FOXBOROUGH, Mass. — Blathering on and on about the New England Patriots' legacy after their 45-7 victory over the Indianapolis Colts in the AFC Championship Game on Sunday night would be an insult to your intelligence and a disservice to the whole concept of "legacy."
The Patriots have been great for a long time. You know that. They were great before your smartphone was smart, when Twitter was something Victorian schoolgirls did and Bluetooth was a reason to visit the dental surgeon. Their greatness is old news that was written in old newspapers.
As for "legacy," debating how the future will remember its past simply denies the present. The Patriots' legacy, in the talk-radio sense, was assured long before Sunday afternoon. What did Bill Belichick and Tom Brady become Sunday—even more first-ballot Hall of Famers?
The Patriots themselves, as you might expect, are having none of this "legacy" talk. That's not what they do or have ever done.
"I haven't had much time to reflect. We're right in the middle of it," Brady said when asked after the game to muse about a decade-plus of accomplishments.
When pressed to specifically talk about legacy, he stated, "For me, for our team, it's a journey." Then he descended into boilerplate Patriot-speak about work left to be done and a great Seattle Seahawks opponent to prepare for.
The Patriots trounced the Colts. They delivered delight and excitement that made Gillette Stadium rock, shaking the press box like a boat at sea on a rainy, gusty evening. It was a resounding triumph. Savor the moment. Savor the players and coaches who made it possible. History will wait its turn.
Legacies, histories, dynasties…they are built out of moments. Decades distill them down to important people and milestones—names and battles etched into obelisks. King Belichick, General Brady. Hero Gronkowski. But living, breathing history is built from foot soldiers and working-class heroes. The day belongs to LeGarrette Blount, Nate Solder, James Develin, Cameron Fleming and the little guys who have always made massive contributions to New England's success.
Most of them aren't "legacy" guys the way Brady and Belichick are. Yet in their own way, they defined the true Patriots legacy Sunday.
The Colts knew they had to stop Brady from connecting with Rob Gronkowski. Belichick knew they knew. So Gronkowski lined up in the backfield in the first quarter, then motioned wide left, forcing Indianapolis into an adjustment that left linebacker Jerrell Freeman covering Julian Edelman in the slot. A short completion set up Blount at the goal line. In a close facsimile of Beast Mode, he downshifted into the heavy-traction gears and grinded through a heap of blockers and defenders until he was two yards deep in the end zone.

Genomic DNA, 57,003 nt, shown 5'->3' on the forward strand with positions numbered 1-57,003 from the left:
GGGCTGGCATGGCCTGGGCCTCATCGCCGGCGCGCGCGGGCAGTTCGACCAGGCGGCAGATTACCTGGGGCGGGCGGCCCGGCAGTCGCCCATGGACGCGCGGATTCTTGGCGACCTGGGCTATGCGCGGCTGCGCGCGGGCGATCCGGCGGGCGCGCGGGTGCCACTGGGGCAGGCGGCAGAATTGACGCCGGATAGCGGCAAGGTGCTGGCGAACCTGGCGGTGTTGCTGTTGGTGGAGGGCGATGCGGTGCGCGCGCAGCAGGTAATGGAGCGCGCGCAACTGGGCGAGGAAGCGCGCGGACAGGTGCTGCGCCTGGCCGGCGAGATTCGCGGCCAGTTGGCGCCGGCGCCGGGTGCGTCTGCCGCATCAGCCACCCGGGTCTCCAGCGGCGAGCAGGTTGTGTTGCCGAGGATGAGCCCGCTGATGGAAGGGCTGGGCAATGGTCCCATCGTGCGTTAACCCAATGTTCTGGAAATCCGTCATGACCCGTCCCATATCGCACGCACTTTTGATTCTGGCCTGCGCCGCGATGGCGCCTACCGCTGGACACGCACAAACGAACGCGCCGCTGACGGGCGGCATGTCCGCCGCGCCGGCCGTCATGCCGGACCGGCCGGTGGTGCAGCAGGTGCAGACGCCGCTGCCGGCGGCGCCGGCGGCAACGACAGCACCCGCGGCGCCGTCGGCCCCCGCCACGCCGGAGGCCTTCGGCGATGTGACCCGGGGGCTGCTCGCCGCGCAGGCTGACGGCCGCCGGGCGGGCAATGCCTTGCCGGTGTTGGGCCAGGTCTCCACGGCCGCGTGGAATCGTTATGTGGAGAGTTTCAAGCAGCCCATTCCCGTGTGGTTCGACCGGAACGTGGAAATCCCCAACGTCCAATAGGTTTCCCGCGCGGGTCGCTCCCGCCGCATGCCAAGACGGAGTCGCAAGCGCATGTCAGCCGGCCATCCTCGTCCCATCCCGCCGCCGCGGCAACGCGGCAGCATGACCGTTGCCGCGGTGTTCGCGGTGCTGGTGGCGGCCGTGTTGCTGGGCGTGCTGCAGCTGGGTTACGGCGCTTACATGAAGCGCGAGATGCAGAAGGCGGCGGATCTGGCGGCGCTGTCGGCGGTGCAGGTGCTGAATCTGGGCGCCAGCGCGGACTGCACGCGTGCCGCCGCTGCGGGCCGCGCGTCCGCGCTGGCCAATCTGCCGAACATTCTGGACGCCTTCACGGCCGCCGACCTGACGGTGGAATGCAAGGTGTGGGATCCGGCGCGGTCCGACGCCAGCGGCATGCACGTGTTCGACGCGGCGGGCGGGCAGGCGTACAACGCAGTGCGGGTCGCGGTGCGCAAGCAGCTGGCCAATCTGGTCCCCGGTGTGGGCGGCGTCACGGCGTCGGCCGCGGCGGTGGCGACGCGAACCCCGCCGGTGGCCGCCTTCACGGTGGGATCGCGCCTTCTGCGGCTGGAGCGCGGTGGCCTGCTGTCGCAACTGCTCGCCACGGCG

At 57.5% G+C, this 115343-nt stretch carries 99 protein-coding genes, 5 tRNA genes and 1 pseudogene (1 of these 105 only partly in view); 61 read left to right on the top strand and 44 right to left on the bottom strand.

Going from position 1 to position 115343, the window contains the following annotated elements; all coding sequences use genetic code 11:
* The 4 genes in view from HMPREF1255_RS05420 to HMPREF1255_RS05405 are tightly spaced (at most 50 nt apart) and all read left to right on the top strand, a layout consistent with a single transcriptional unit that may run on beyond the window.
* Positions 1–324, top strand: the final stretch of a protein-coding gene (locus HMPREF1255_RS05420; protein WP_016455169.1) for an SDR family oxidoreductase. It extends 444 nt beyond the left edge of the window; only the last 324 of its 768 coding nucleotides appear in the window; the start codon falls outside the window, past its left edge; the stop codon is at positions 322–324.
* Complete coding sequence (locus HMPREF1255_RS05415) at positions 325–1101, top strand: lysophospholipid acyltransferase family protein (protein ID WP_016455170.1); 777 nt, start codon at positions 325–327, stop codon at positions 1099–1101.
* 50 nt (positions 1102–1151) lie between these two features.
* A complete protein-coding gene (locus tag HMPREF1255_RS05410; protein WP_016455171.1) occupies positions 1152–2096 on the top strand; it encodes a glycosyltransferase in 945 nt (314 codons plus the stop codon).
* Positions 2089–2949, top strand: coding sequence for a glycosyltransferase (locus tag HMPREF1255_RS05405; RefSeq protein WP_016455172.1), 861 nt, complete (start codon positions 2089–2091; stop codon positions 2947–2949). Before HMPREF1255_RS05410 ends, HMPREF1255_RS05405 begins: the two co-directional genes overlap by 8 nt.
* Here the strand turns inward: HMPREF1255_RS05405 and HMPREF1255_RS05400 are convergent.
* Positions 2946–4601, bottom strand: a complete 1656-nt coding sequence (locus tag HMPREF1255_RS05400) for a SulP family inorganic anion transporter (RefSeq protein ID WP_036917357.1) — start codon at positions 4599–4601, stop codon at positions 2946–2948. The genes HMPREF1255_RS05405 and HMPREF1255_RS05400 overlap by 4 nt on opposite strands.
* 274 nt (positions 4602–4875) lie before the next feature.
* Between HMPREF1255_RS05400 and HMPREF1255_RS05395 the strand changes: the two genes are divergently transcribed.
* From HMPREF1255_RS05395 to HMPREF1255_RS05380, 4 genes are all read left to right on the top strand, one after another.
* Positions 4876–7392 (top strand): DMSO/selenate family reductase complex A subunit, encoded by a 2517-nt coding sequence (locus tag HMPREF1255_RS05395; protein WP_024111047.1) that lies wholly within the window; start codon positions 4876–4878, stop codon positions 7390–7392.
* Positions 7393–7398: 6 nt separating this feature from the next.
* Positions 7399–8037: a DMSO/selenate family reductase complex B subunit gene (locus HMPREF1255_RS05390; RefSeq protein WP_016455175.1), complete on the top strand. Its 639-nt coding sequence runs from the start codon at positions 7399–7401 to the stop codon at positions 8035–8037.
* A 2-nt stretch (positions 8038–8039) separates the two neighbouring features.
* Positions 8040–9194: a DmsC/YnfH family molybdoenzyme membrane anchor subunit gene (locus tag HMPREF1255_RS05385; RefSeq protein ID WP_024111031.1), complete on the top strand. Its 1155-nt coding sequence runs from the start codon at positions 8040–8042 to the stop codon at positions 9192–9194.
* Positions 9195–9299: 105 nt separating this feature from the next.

The Patriots played hide-the-Gronk again for their second touchdown. Gronkowski motioned to the far left. Then Tim Wright motioned across the formation. Finally, the snap, and Brady hit fullback James Develin on a short flare to the right. Confused? The Colts weren't, not quite, but Develin was one-on-one with one yard to gain against linebacker D'Qwell Jackson, a no-win situation for a defender with no margin for error.
"I kept saying it wouldn't be worth it unless I was fighting for it," Develin said of his first postseason touchdown reception. "It was just a beautiful play design, I came open and Tom hit me."
While Blount pounded the line (often with Develin leading the charge through the hole), New England's defense played the pass as though it had 13 players in coverage—every deep receiver covered, every short receiver bracketed, every Andrew Luck passing lane occupied by a spy.
Darrelle Revis sometimes covered Coby Fleener so other defenders could double up on T.Y. Hilton. Other times, he performed his Revis Island routine against the Colts' most dangerous weapon. When a receiver tried to leak out of the backfield for a screen, two defenders were waiting to stuff him for a loss. When the Colts bunched three receivers wide left, the Patriots spread their defense out in defiance of a running game they did not fear.
When Indianapolis finally managed to make a play against New England's defense, it required Luck to roll right, elude one defender, throw over the fingertips of another, and find Hilton wedged between a well-positioned defender and the sideline. There, Hilton gobbled the pinpoint pass and dragged his feet on a patch of turf the size of a welcome mat. A magnificent play for 36 yards, but Hilton's only catch and essentially the Colts' lone offensive highlight.